By Kristi E. Swartz, E&E News
Southern Co. warned yesterday that the economic fallout from an ongoing pandemic could have long-lasting effects on the company’s supply chains and capital markets, and possibly disrupt construction of the nation’s lone nuclear project in Georgia.
The Atlanta-based energy giant said in a premarket filing that the novel coronavirus outbreak could affect Southern and its electric and gas companies.
Especially vulnerable, Southern said, is Plant Vogtle, the first set of reactors to be built from scratch in nearly three decades. The project already has been plagued by a series of delays and cost increases stemming from vendor problems and contractor changes.
And yesterday, Southern’s Georgia Power unit told state utility regulators that work at the site may stop.
“The company and its subsidiaries are subject to risks related to the outbreak of the novel coronavirus including, but not limited to, disruption to the construction of Plant Vogtle Units 3 and 4,” Southern said in an 8-K filing with the U.S. Securities and Exchange Commission.
Those risks include delays to testing and supervisory and support activities at both reactors, according to the filling.
Officials from Southern’s nuclear unit told the Georgia Public Service Commission in routine filings yesterday they are planning for a variety of situations to keep construction going even if there is a “substantial workforce reduction” on site.
That could mean planning for a temporary suspension of all construction activities on site if necessary, Southern Nuclear CEO Stephen Kuczynski, said in written testimony filed yesterday.
Roughly 50 workers have been tested for the coronavirus after showing symptoms of the disease.
Southern Nuclear also sent home more than 110 workers who were in proximity with the ones who have been tested. They must isolate for 14 days unless a worker’s test is negative, allowing them to return to the site.
As of now, 36 of the tests are negative, and 12 are pending.
Southern Nuclear is taking steps to keep construction moving while keeping workers apart, but there are 9,000 people on site, with some in confined spaces. Even with those measures, officials said that high absenteeism, being able to keep workers on site, restrictions, and interference on the supply chain from outside vendors and contractors could all affect the project’s progress.
“Each of these risks alone could have significant impacts to the project cost and schedule,” the testimony said. In a subsequent document, Georgia Power officials said they would not project what that ultimate cost and schedule could be.
Southern’s morning note was the latest in a series of alerts from utilities to shareholders about COVID-19’s potential effect on business operations as uncertainty over the virus continues to ravage the U.S. and global economy. Electric companies have reported unprecedented shifts in energy demand and face temporary revenue losses by waiving late fees and disbanding disconnections for people who can’t pay their bills.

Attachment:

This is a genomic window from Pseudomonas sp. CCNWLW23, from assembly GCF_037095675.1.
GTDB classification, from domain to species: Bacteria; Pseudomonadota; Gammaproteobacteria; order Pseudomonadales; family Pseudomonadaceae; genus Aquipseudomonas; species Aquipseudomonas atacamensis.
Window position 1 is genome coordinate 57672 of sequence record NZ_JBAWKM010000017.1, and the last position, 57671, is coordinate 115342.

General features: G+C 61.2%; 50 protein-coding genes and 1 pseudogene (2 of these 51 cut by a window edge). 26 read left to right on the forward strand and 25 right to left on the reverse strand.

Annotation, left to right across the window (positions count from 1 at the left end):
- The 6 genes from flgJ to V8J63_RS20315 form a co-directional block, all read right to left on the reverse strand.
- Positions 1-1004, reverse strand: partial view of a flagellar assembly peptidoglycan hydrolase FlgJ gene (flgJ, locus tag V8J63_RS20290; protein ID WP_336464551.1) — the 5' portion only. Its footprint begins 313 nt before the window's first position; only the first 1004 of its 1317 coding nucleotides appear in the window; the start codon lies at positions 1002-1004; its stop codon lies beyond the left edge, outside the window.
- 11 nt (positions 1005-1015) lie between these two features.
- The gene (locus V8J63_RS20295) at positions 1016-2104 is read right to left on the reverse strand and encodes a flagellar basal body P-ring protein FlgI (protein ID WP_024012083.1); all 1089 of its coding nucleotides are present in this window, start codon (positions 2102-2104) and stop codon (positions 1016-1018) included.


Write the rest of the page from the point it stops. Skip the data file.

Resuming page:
Many have lined up billions of dollars in cash and credit because of possible strains in the short-term debt market.
The coronavirus outbreak has put Vogtle at the center of a public health and economic storm. The multibillion-dollar project relies on getting a host of products and commodities from a wide range of contractors and vendors, which means Southern needs access to the capital markets as well as a healthy workforce and supply chain to finish the reactors on time.
Even with much of the parts and components being on site now, COVID-19 threatens all of that for an unknown period.
Slow productivity dogged the project for years but improved once Southern Nuclear and Georgia Power took over in 2017. Still, whether it can be finished on time hinges on how quickly workers can finish each individual task.
The reactors are scheduled to start producing electricity in November 2021 and 2022. The first reactor already has begun shifting away from construction and into key testing phases, and developers hope to load nuclear fuel rods by November.
“Coronavirus is impacting a lot. Unless you’re Zoom or Amazon or some of the grocery store chains, I think you’re going to be impacted by it,” said state PSC Chairman Chuck Eaton, referring to the remote conferencing company that has surged in popularity as millions of Americans are now isolating at home.
Eaton said he talks to Georgia Power at least every other day about its operations at Vogtle and elsewhere.
“They are very focused on keeping existing operations going. What do you do if it breaks out at one of the plants?” he said. “It’s all hands on deck right now.”
Liz Coyle, executive director of Georgia Watch, said everyone’s first concern is for the health and safety of the workers at the plant. But there is a secondary issue: What does this mean for the project’s cost and schedule, which are already under pressure?
“We would expect that company to report, as part of the current [cost-and-schedule] proceeding, a fair prediction on what this likely is going to mean on increases to the budget and delays to the project completion,” she said.
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Source: E & E News